Strong and Weak Personal Injury Cases

by jmachie on August 26, 2013

(US law) Personal injury cases come in all shapes and sizes; and, some of them are strong, but some of them are weak. Why does this difference matter?

Well, apart from the often obvious and very general advantages to what is strong over what is weak, if you have a strong personal injury case then filing a personal injury lawsuit is likely to be of great benefit and even monetary reward to you.

However, if you have a weak personal injury case, then you might not even be able to find a personal injury lawyer willing to take it and file a lawsuit on your behalf. And, in the end, you might lose your lawsuit and be stuck with expensive attorney’s fees if a personal lawyer does decide to take your personal injury case.

So, let’s take a closer look at strong and weak personal injury cases to help you decide how your personal injury case can be categorized: Strong, or weak?

Strong Personal Injury Cases

Strong personal injury cases are usually those that have a clear idea of the who, what, where, when, and why. They establish the following:

  • Who — Who was negligent and caused the accident that brought about the plaintiff’s injuries? This is important, because a plaintiff doesn’t have a case without a defendant.

  • What — What happened? Circumstantial and direct evidence need to be found in order to prove that the defendant was negligent and caused the accident, injuring the plaintiff.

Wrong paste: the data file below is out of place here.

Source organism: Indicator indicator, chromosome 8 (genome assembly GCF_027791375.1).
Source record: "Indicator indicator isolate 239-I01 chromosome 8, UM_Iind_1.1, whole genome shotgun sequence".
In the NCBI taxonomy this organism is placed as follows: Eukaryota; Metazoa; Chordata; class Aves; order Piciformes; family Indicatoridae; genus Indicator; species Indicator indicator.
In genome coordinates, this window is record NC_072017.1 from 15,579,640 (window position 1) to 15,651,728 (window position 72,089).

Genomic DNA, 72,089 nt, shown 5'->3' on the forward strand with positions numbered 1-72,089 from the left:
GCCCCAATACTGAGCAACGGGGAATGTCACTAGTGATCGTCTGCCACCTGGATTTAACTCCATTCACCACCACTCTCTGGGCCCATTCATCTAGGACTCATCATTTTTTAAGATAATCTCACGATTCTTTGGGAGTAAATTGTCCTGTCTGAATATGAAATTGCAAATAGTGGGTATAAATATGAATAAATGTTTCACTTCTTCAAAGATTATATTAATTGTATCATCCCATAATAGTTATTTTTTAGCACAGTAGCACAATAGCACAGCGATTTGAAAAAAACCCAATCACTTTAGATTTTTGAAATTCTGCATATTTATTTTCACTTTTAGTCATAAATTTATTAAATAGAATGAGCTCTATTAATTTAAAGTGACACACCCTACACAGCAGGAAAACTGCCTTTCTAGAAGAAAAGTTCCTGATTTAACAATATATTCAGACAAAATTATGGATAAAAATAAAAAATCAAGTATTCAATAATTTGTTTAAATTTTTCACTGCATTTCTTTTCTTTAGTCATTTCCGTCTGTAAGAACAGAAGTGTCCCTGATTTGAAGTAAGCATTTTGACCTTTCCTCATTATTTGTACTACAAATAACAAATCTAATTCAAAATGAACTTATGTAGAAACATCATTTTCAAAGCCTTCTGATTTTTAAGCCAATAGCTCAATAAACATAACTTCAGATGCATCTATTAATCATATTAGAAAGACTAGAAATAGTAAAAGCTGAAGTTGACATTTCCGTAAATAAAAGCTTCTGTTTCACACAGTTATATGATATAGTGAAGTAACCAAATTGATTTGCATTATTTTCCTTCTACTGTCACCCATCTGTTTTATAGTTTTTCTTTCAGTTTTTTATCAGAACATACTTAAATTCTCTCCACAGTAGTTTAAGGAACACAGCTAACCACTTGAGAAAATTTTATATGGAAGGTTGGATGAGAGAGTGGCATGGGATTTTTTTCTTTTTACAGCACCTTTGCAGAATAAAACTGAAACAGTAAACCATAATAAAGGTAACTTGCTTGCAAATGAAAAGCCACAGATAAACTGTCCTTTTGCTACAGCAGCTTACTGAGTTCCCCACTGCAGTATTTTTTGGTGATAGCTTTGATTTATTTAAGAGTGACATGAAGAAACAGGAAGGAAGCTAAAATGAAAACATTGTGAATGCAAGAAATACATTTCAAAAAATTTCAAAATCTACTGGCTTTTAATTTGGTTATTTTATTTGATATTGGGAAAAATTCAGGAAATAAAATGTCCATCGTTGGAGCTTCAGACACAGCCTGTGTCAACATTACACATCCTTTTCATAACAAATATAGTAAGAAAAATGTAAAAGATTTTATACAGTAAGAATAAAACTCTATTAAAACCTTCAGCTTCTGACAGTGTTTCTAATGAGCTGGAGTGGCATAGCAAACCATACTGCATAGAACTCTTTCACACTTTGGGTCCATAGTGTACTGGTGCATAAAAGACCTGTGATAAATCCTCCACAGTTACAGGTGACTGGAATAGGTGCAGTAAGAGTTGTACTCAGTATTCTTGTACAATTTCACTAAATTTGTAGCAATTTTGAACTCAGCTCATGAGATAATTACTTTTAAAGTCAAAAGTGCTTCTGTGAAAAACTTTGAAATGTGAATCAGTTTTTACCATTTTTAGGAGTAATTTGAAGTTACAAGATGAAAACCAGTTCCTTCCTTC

• Where and When — Where and when the accident happened are also important. This is for legal reasons, such as proper jurisdiction of a case and timely filing. The Statute of Limitations bars filing a lawsuit for a personal injury case that is anywhere from two to four years old in most states.

  • Why — Who was really at fault? If a plaintiff is also at fault, then comparative negligence, contributory negligence, and assumption of risk also come into play.

Weak Personal Injury Cases

Well, weak personal injury cases are the exact opposite. It’s hard to pin down a defendant, and it’s also hard to establish and prove whether or not his or her negligence caused your accident. In addition, if the defendant is the state or the case is just too old, then a lawsuit might have little chance of being allowed to be filed by local, state, and federal law.




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